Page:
[Introduction] [Act 2] [Act 1] [Act 3] [Act 4] [Act 5] [Endnotes]
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1. This Posthumous – the now dead author of the play.

2. Fury’s – in classical mythology, the Furies were three daughters of mother earth that personified conscience and punished crimes against kindred blood. Furriers in the Quarto.

3. Lacrymae’s - the personification of tearfulness, believed to be a reference to a tune by the luteist, John Dowland, known as ‘Lachrimae , or seven tears’.

4. Pinnace – a boat for communicating between ship and shore, also a procurer. 

5. Galleasses – large fast sailing vessel, indicative of wealth, also sexual innuendo.

6. Aesculapius - in Greek mythology, Aesculapius, son of Apollo, was a Greek healer who became a Greek demigod, and was a famous physician.

7. Eyes – joys in the Quarto.

8. Prive – prove, establish.

9. Than – Q reads ‘then’.

10. Caitiff - a contemptible or cowardly person.

11. Leman – lover, sweetheart.

12. Mercer’s – merchant’s.

13. Muschatoes - A pair of moustaches.

14. Fly-boat – small vessel supporting large ship

15. Jennets – riders of small horses. Balthazar is making a contrast between his martial exploits and the courtly life of the Dons.

16. Whorson muscod – scented fop.

17. Buskined – wearing thick-soled boots as worn by tragical actors.

18. Van … vaw – the van was the rear of an army’s battle formation, the vaw, although not a recognised usage, is taken to mean the front.

19. Insconce – make secure base.

20. Sconce – lights.

21. Petronel – a hand-cannon.

22. Culverin – a long cannon.

23. Aqua Coelestis – a sweet cordial.

24. Spurn-point – an old game, believed to be similar to hop-scotch.

25. Trencher – a wooden board or plate on which food is served.

26. Bastard – sweet Spanish Wine.

27. Goll – hand.

28. Suspiration – Breath.

29. Ghesse – ghost.

30. Mine – thine in the Quarto.

31. Gage – a pledge.

32. Choke-pear - A kind of pear that has a rough, astringent taste, and is swallowed with difficulty, or which contracts the mucous membrane of the mouth.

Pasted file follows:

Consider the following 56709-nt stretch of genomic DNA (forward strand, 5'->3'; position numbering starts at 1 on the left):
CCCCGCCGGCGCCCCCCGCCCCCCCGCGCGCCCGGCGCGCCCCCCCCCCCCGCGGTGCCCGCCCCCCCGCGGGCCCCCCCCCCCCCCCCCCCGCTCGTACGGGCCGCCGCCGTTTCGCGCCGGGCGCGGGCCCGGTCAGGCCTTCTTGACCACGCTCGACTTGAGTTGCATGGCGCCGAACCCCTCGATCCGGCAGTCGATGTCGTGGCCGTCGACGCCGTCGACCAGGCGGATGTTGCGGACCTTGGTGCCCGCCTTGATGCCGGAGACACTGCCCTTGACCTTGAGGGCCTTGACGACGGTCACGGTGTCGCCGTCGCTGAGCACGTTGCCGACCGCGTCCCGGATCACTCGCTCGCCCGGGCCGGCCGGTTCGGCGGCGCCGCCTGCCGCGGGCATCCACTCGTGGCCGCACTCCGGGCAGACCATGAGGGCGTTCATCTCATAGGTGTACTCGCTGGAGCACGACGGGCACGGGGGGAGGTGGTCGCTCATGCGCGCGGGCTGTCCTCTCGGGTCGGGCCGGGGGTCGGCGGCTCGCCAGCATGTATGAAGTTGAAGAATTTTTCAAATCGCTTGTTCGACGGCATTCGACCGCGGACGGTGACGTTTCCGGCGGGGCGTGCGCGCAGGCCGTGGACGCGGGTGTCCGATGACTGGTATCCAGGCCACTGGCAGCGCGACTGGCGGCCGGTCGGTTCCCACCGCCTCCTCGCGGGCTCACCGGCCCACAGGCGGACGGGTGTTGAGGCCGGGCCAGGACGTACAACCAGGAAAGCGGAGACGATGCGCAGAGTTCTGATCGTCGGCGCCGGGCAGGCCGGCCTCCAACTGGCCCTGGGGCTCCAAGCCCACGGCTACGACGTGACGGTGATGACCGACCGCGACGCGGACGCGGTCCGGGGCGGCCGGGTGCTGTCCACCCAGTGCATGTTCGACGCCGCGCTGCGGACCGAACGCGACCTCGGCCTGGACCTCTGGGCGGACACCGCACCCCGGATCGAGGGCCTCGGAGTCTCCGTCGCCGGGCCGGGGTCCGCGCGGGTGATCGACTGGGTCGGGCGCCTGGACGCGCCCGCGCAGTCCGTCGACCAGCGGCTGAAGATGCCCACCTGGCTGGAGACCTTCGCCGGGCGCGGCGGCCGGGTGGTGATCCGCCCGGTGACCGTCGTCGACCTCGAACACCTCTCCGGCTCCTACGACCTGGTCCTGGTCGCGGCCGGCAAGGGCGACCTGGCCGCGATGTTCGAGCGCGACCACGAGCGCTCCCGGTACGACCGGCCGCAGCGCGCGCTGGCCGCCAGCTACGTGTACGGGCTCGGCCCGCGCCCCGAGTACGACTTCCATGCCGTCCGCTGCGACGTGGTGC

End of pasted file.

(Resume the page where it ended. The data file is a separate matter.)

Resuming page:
33. Coiner - counterfeiter.

34. Gyre – revolution. Cyre in the Quarto

35. Rosin – oil or resin, used for lubricating violin stings.

36. Solus Rex me facit miseram – the sun king makes me miserable.

37. Assa foetida – dried resin, used as a nervous tonic.

38. Glister-pipe – also known as a clyster-pipe. A tube used to inject liquid through the anus to stimulate evacuation.

39. Hypocronicall – a nonce word whose meaning is unclear. Possibly should read Hypocondricall, meaning ‘of a melancholy humour’. Fredson Bowers transcribed the word as 'Hypercronicall' which is suggested to refer to the timings of the various amorous meetings. Another editor of NSS, Zachary Lesser, suggests that the word should read 'Hippocronical' this being a word for "related to Hippocrates, i.e., related to medicine", on the basis that much of the following nonsense language derives from humoral and medical terms. Dr Lesser is Assistant Professor of English at the University of Illinois and is working on a version of the play to be published in the Globe Quartos series.

40. Carp pies – suggests secrecy, based on the belief that the carp has no tongue.

41. Dial of good days – a reference to lists of good and bad days compiled by producers of almanacs.

42. Bounce Buckram – from the proverb ‘Bounce buckram, velvet’s dear, Christmas comes but once a year, and when it comes it brings good cheer, but when it’s gone it’s never the near.’

43. Mulligrubs – depression.

44. Coranta – a court dance.

45. Sealed with butter – a reference to the musical publications printed by the newsmonger Nathaniel Butter.

46. Aesculapian – relating to medicine.

47. Escurial – the chief palace of Spain, some 30 miles from Madrid .

48. Linstock – pole for firing a cannon.

49. Salsa-perilla – a drug used in the treatment of syphilis

50. Toot – to pry.

51. Hull – for a cannon-ball to break the hull of a ship.

52. Croaking – creaking in the Quarto. Compare with W. Shakespeare, Hamlet, 3.2.233, ‘the croaking raven doth bellow for revenge’, itself a misquotation from the anonymous ‘The True Tragedy of Richard III’.

53. Rosemary – herb worn at both weddings and funerals. In NSS, it signifies opposition to the King in a manner reminiscent of the Wars of the Roses.

54. Rosemary Lane – a road in the City of London, known since 1850 as Royal Mint Street .

55. Bantam – in fact, a trade centre in Indonesia, unconnected with the West Indies.

56. Callenture – guilty knowledge.

57. Trul – whore.

58. Collinquintida – a bitter apple of the gourd family whose soft fruit made a purgative drug

59. Magical weed / Which hags at midnight watch to catch the seed – the Peony, which needed to be gathered in the dark as the birdlife were believed to be protective of it.

60. Mittimus – notice to quit.

61. Shambles – a slaughterhouse.

62. O’es – An allusion to the manner of posting scores in an ale-house.

63. Barber’s washing – Barbers were users of scent, like Cockadillio.